Daily archives: October 10th, 2009

Video Highlights: Penguins Top Maple Leafs 5-2

The Pittsburgh Penguins improved their record to 4-1-0 by defeating the Toronto Maple Leafs in Toronto tonight.

Game recap from the Associated Press:

Intent on playing a physical style, the Toronto Maple Leafs need better penalty killing to keep it from backfiring.

Undisciplined penalties resulted in three power-plays goals for the Pittsburgh Penguins on Saturday night – two of them by Sidney Crosby – in Toronto’s 5-2 loss to the defending Stanley Cup champions.

There was plenty wrong all-around for the Maple Leafs (0-3-1), but the porous penalty killing was one area that particularly stood out. Crosby’s goals, both set up by Evgeni Malkin, came in the second period for a 4-1 lead that erased any hopes the Leafs might have had of mounting a comeback.

"There are a lot of things we have to do better," Maple Leafs coach Ron Wilson said. "Clearing pucks is No. 1. … I’ve never done it, but we have to somehow practice shooting the puck down the ice, because we just aren’t very good at it."

Jordan Staal, Matt Cooke and Sergei Gonchar also scored for the Penguins (4-1-0), who were coming off a grinding 5-4 win over Philadelphia on Thursday night as they continue a grueling stretch of five games in eight days. Marc-Andre Fleury stopped 18 shots to remain unbeaten.

Read more here.

Let’s go Pens!


Obama Says He Will End ‘Don’t Ask, Don’t Tell,’ But Doesn’t Say When

Giving what some are calling a “barn-burner of a speech,” President Obama told attendees at the Human Rights Campaign’s annual dinner that he would end the controversial “Don’t Ask, Don’t Tell” policy for the U.S. Military.

But he didn’t say when.

From the Chicago Tribune:

President Barack Obama pledged to end the ban on homosexuals serving openly in the military in a speech Saturday, but acknowledged to a cheering crowd that the policy changes he promised on the campaign trail are not coming as quickly as they expected.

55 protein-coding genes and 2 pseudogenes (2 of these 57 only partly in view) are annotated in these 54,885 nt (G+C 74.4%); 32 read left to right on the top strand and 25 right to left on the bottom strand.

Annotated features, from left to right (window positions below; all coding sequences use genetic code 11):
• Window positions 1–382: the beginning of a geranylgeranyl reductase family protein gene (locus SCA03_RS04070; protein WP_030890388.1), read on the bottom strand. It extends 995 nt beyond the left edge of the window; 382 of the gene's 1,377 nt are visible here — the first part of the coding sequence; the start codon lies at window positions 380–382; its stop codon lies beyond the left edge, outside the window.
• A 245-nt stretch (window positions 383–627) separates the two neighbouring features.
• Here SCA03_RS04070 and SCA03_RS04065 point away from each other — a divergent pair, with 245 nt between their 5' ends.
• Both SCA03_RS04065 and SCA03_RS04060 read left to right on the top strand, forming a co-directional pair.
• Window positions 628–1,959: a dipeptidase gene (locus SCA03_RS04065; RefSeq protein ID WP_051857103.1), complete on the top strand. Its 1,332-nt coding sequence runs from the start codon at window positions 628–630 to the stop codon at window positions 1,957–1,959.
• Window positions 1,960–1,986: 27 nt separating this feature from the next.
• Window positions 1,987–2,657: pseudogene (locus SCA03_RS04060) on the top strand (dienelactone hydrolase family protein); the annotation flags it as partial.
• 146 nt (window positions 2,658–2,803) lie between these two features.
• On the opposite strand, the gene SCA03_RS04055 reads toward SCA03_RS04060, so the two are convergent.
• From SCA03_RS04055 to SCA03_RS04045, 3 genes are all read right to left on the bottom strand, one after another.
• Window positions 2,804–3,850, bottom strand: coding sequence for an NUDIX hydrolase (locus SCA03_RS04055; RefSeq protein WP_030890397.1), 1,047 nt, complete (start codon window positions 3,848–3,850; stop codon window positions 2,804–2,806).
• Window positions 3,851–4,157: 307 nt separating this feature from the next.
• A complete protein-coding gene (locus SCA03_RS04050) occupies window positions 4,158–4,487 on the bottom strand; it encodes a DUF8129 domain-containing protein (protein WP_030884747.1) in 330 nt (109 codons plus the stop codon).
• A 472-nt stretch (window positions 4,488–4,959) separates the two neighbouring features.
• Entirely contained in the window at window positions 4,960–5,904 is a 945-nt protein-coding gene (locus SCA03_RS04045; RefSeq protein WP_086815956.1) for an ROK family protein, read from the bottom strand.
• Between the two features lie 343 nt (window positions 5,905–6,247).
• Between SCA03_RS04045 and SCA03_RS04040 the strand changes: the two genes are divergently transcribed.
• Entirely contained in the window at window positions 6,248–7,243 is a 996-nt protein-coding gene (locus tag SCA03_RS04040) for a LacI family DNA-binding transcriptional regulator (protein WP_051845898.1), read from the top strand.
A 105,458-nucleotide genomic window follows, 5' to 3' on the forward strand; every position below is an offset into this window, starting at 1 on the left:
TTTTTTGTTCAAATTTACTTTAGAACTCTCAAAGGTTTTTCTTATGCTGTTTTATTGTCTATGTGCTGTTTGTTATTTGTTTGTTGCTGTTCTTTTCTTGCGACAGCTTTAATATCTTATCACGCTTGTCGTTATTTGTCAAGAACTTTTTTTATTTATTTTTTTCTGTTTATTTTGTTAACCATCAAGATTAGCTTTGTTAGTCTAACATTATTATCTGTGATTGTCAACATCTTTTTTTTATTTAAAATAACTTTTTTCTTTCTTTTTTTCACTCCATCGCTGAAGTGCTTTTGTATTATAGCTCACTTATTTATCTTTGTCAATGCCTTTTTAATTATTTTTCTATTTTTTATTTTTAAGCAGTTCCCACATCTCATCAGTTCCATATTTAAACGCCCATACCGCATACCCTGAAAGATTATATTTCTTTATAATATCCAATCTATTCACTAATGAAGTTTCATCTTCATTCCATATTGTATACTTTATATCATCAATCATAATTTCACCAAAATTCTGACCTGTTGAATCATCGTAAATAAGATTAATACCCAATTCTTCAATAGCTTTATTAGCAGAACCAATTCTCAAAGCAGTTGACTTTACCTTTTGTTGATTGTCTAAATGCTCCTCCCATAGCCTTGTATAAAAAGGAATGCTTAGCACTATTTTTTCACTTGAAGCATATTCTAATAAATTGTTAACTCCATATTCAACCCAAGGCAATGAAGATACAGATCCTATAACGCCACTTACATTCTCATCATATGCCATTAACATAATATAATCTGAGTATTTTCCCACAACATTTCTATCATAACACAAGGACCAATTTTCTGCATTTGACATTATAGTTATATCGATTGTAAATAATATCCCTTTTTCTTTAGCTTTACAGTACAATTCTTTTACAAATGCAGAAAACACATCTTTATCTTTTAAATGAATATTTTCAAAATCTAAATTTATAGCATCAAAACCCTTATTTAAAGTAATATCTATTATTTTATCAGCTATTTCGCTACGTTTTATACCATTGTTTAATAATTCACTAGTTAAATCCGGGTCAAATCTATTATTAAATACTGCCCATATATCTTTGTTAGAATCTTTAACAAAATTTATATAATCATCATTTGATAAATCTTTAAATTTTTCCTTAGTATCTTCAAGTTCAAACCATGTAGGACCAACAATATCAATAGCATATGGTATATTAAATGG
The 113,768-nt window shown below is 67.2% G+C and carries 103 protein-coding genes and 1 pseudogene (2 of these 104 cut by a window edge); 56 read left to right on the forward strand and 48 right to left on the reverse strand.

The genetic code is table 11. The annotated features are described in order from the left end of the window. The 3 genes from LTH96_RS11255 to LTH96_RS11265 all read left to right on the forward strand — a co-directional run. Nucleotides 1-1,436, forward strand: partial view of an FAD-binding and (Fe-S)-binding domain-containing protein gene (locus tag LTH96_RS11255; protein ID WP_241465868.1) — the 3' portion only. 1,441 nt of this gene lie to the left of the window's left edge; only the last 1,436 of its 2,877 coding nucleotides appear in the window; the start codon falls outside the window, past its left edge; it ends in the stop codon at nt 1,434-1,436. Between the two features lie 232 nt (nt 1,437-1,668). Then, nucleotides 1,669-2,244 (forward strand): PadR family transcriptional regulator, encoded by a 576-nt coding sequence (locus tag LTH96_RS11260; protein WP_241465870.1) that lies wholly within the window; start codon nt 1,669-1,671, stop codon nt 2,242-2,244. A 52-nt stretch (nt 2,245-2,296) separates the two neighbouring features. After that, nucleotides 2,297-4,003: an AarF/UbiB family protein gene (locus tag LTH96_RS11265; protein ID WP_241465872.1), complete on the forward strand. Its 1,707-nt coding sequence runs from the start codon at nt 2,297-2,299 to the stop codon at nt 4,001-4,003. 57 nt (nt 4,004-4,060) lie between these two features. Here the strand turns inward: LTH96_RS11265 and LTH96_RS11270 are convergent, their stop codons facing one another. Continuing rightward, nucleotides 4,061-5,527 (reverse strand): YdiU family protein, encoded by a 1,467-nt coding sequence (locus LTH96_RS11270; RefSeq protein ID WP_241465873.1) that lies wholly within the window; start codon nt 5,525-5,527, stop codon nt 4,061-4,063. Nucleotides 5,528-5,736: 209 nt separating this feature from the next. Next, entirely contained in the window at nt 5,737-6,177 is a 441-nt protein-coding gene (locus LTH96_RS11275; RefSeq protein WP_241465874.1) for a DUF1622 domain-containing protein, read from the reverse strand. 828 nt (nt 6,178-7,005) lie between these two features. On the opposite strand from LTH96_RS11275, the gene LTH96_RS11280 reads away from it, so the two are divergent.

“I will end ‘don’t ask-don’t tell,'” Obama said at the annual dinner of the Human Rights Campaign, a gay civil rights advocacy group.

He did not give a timetable for the repeal of the law passed by Congress in 1993 and signed by President Bill Clinton, who also promised to repeal the ban on homosexuals in the military but was blunted by opposition in the military and Congress.

“We should not be punishing patriotic Americans who have stepped forward to serve the country,” Obama said. “We should be celebrating their willingness to step forward and show such courage … especially when we are fighting two wars.”

Coming from a different perspective, a Muslim Imam told me he recognized President Obama’s ability to speak, and speak well.  He said that, through his gift of rhetoric, the President can give any group the perception that their concerns are the most important thing in the world to him.

And then the President goes and does what he wants.

The jury is still out on President Obama, really.  Congress will have to act to end the ban on homosexuals serving openly in the military.  Let’s see what the President accomplishes with health care reform.  With a Congress so polarized and afraid to come together to address issues in any rational manner, I’m wondering how much true reform Barack Obama will be able to accomplish at all.

He must step up his efforts to reform if he’s serious.  And Congress must learn how to be a deliberative body again.

2009 Nobel Peace Prize Announcement

I know so much water has already gone under the bridge about this.  For what it’s worth, I want to have the complete Nobel Peace Prize Announcement from the Norwegian Nobel Committee here on Turning Left for the benefit of our readers, and myself:

The Nobel Peace Prize for 2009

The Norwegian Nobel Committee has decided that the Nobel Peace Prize for 2009 is to be awarded to President Barack Obama for his extraordinary efforts to strengthen international diplomacy and cooperation between peoples. The Committee has attached special importance to Obama’s vision of and work for a world without nuclear weapons.